Boris: 432 missiles isn’t a credible enough threat for a counterstrike. The Soviet leadership may have been willing to accept the casualties that 432 missiles would inflict if they thought they could ‘win’. That was certainly the Pentagon analysis. In any event, you’d always have a few boats in port, and the Soviets had some pretty good hunter-killer subs that might have taken out a few more. Who knows how many would actually get their missiles away?
The Trident subs were important because they did complicate the enemy’s war plan. I don’t know exactly what they were typically targeted at, but it may have been industrial infrastructure or something like that so that if there WAS a first strike we might still win a conventional war.
Falcon: You don’t get it. We only ‘remove the threat against us’ if we have a 100% shield, which we were never planning to have. A more realistic goal would have been a defensive umbrella that could stop maybe 70-80% of the missiles. If they launch 10,000, we’re still getting hit by 2000-3000 missiles, which is plenty enough to deter us from first striking. But THEY can’t first strike, because we can still launch 2000 missiles back. It forces a STALEMATE, which was our nuclear policy back from the days of McNamara.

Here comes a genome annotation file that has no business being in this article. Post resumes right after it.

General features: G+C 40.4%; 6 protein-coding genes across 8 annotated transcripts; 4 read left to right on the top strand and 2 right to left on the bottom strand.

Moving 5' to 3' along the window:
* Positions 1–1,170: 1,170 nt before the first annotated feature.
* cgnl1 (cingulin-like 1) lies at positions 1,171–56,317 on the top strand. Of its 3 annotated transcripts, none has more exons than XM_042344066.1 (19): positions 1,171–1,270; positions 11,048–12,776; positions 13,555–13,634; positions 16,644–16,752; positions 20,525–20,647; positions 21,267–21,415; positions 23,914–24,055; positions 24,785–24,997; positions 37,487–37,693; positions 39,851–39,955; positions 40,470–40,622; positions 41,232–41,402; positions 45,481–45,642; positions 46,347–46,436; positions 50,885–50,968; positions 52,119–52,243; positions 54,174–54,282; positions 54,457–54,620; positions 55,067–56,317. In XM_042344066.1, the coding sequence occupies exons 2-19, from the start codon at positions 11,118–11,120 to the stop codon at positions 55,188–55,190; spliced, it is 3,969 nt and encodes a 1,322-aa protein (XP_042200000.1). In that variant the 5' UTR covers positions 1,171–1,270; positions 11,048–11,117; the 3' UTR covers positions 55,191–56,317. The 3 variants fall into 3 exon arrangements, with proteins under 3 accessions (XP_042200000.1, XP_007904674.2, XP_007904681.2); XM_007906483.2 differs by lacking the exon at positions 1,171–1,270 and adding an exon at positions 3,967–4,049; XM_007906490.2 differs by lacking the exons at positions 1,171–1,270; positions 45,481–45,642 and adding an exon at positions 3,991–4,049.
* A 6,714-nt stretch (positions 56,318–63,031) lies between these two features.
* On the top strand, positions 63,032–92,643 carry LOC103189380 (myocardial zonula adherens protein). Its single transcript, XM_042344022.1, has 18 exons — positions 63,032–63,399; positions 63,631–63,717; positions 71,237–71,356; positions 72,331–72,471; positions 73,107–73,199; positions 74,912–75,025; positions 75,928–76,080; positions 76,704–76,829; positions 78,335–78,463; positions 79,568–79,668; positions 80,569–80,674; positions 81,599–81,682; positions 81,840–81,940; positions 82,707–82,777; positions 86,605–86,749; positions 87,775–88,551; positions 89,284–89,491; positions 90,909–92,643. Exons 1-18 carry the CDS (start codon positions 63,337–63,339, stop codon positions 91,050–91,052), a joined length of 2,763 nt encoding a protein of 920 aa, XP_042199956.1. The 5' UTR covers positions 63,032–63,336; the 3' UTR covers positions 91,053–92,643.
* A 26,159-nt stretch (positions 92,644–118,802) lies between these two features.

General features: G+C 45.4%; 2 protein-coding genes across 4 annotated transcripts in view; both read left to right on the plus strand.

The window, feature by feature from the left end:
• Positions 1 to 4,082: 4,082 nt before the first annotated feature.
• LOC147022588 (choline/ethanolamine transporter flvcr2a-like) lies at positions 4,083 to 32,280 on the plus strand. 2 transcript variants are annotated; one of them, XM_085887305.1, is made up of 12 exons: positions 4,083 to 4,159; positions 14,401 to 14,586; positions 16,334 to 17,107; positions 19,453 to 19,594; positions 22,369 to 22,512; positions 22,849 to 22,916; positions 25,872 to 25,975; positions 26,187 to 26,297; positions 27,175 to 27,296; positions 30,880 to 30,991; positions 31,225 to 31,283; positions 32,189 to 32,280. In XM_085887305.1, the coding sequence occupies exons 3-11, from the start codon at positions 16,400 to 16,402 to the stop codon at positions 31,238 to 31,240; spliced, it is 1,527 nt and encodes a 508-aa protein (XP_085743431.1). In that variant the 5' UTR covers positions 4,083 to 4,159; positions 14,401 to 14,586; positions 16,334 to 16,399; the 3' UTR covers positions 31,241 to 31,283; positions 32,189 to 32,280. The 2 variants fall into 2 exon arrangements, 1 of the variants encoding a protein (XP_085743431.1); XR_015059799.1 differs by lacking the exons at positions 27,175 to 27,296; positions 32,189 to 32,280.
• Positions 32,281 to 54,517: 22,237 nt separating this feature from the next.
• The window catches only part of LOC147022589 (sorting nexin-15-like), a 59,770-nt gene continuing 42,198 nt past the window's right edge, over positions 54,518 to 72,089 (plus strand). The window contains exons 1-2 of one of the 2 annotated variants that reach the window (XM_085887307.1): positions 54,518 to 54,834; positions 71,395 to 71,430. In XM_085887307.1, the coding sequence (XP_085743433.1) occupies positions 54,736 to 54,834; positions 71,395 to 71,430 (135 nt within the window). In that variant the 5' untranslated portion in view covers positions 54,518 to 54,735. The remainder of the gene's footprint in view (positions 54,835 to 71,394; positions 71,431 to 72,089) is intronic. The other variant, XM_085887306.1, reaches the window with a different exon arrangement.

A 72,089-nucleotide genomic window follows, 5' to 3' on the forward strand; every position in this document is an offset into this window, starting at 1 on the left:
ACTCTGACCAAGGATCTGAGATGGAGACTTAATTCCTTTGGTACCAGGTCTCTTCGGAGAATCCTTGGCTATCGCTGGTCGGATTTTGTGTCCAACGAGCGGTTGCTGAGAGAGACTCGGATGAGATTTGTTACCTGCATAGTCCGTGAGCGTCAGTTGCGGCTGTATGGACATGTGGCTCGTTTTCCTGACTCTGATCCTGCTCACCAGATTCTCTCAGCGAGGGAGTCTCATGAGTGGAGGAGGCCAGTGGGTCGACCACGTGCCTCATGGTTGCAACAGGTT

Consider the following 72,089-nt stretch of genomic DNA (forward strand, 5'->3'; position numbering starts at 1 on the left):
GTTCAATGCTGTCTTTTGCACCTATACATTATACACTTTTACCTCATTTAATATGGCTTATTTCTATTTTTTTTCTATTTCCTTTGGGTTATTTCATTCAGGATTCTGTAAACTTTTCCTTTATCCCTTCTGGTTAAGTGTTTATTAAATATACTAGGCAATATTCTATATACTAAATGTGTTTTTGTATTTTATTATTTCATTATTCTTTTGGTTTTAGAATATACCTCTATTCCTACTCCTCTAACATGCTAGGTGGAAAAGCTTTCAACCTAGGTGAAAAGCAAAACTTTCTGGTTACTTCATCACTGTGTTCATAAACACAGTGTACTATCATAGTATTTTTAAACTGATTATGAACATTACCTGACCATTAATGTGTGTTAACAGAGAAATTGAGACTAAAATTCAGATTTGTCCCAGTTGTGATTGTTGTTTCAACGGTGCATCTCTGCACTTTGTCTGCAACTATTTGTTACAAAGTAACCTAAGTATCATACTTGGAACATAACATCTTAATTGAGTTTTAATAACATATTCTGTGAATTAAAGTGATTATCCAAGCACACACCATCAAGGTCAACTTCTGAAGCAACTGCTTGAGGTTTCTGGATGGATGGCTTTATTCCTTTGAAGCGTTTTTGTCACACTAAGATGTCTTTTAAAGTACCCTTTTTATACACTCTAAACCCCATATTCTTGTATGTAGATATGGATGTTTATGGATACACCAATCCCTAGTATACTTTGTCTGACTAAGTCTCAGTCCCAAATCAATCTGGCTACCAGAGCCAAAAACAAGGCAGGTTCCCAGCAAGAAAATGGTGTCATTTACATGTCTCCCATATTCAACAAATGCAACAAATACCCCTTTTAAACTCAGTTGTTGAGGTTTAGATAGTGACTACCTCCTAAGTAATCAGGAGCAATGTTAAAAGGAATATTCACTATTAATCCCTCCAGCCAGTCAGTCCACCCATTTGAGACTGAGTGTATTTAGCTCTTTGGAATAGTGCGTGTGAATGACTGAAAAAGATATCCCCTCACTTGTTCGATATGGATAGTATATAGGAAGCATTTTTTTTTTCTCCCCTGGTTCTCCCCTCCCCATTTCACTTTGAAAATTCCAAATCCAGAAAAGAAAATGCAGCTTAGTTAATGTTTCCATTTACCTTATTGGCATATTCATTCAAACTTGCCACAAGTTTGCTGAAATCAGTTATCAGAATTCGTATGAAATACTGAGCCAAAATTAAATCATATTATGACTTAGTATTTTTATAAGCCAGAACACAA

DavidForster: See my comments above. We would never have a missile system that would let us live without fear. Just one that would prevent them from eliminating our retaliatory capability. This was the same strategy proposed for the MX ‘racetrack’ missile, and for the super-hardened silo missiles. If you can put a 10% uncertainly into the ‘kill’ of a missile in the ground, you can guarantee a retaliatory strike of 700 missiles (plus the 432 Trident warheads). They can’t first strike, but we’d still be obliterated if WE struck first. Stalemate.
Moriah: You are exactly correct. SDI created a new arms race. But it was an arms race of defensive systems, which HAS to be morally superior to an offensive arms race. But more importantly, it was a technological race, and in that area the Soviets were hopelessly outclassed. Our problem with the Soviet Union is that we could never match them tank-for-tank, soldier-for-soldier, etc. They would always outnumber us as long as they were willing to spend 50% of their GDP on the military. So Reagan used an end-around tactic - stop competing with them on that playing field, and change the game to one where WE have the overwhelming superiority. That is why the Soviets were terrified of SDI. Not because they thought we could first-strike them once we had it, but because they just couldn’t compete with us technologically. And if they tried to compete through brute force, the mathematics would have bankrupted their economy.
Economically, a technological arms race has a very important side-effect: Your country is spending its money on research and development, which trickles down into the economy, instead of just building more boats and planes, which doesn’t. There have actually been a large number of SDI spinoffs that have been commercially successful.
In any event, does anyone not remember that Reagan promised to GIVE the Soviets their own copy of our SDI system once it was in place? He couldn’t do this if it made a first strike more likely.